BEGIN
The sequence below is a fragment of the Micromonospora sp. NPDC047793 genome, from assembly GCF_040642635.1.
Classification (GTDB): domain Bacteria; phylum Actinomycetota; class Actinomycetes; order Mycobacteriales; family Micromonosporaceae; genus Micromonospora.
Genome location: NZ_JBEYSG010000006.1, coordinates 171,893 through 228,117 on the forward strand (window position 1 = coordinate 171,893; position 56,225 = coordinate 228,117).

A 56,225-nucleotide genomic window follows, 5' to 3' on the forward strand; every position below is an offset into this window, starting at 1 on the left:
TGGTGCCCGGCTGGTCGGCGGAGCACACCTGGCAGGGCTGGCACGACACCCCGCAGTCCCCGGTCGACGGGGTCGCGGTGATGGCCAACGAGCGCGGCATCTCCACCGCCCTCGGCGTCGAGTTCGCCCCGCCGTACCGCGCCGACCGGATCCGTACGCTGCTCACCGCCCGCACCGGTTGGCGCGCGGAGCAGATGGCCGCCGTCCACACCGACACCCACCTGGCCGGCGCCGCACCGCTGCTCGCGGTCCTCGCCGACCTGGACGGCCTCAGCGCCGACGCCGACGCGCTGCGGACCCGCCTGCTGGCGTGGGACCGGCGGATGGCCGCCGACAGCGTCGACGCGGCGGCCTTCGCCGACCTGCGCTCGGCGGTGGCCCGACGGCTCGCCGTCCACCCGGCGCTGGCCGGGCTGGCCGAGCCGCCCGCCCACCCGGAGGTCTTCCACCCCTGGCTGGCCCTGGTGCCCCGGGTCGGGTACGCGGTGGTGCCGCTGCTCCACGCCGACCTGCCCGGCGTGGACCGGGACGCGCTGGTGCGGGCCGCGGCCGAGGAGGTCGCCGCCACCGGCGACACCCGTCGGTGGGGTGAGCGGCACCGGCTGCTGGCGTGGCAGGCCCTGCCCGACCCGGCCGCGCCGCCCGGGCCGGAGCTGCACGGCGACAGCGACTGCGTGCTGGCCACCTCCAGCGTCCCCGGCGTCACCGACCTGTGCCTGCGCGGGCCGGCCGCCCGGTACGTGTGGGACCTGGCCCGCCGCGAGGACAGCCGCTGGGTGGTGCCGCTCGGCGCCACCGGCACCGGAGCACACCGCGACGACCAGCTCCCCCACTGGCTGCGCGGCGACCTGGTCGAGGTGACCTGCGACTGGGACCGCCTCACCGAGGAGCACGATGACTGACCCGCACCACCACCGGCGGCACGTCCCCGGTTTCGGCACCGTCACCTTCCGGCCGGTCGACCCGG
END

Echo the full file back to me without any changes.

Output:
The sequence below is a fragment of the Micromonospora sp. NPDC047793 genome, from assembly GCF_040642635.1.
Classification (GTDB): domain Bacteria; phylum Actinomycetota; class Actinomycetes; order Mycobacteriales; family Micromonosporaceae; genus Micromonospora.
Genome location: NZ_JBEYSG010000006.1, coordinates 171,893 through 228,117 on the forward strand (window position 1 = coordinate 171,893; position 56,225 = coordinate 228,117).

A 56,225-nucleotide genomic window follows, 5' to 3' on the forward strand; every position below is an offset into this window, starting at 1 on the left:
TGGTGCCCGGCTGGTCGGCGGAGCACACCTGGCAGGGCTGGCACGACACCCCGCAGTCCCCGGTCGACGGGGTCGCGGTGATGGCCAACGAGCGCGGCATCTCCACCGCCCTCGGCGTCGAGTTCGCCCCGCCGTACCGCGCCGACCGGATCCGTACGCTGCTCACCGCCCGCACCGGTTGGCGCGCGGAGCAGATGGCCGCCGTCCACACCGACACCCACCTGGCCGGCGCCGCACCGCTGCTCGCGGTCCTCGCCGACCTGGACGGCCTCAGCGCCGACGCCGACGCGCTGCGGACCCGCCTGCTGGCGTGGGACCGGCGGATGGCCGCCGACAGCGTCGACGCGGCGGCCTTCGCCGACCTGCGCTCGGCGGTGGCCCGACGGCTCGCCGTCCACCCGGCGCTGGCCGGGCTGGCCGAGCCGCCCGCCCACCCGGAGGTCTTCCACCCCTGGCTGGCCCTGGTGCCCCGGGTCGGGTACGCGGTGGTGCCGCTGCTCCACGCCGACCTGCCCGGCGTGGACCGGGACGCGCTGGTGCGGGCCGCGGCCGAGGAGGTCGCCGCCACCGGCGACACCCGTCGGTGGGGTGAGCGGCACCGGCTGCTGGCGTGGCAGGCCCTGCCCGACCCGGCCGCGCCGCCCGGGCCGGAGCTGCACGGCGACAGCGACTGCGTGCTGGCCACCTCCAGCGTCCCCGGCGTCACCGACCTGTGCCTGCGCGGGCCGGCCGCCCGGTACGTGTGGGACCTGGCCCGCCGCGAGGACAGCCGCTGGGTGGTGCCGCTCGGCGCCACCGGCACCGGAGCACACCGCGACGACCAGCTCCCCCACTGGCTGCGCGGCGACCTGGTCGAGGTGACCTGCGACTGGGACCGCCTCACCGAGGAGCACGATGACTGACCCGCACCACCACCGGCGGCACGTCCCCGGTTTCGGCACCGTCACCTTCCGGCCGGTCGACCCGG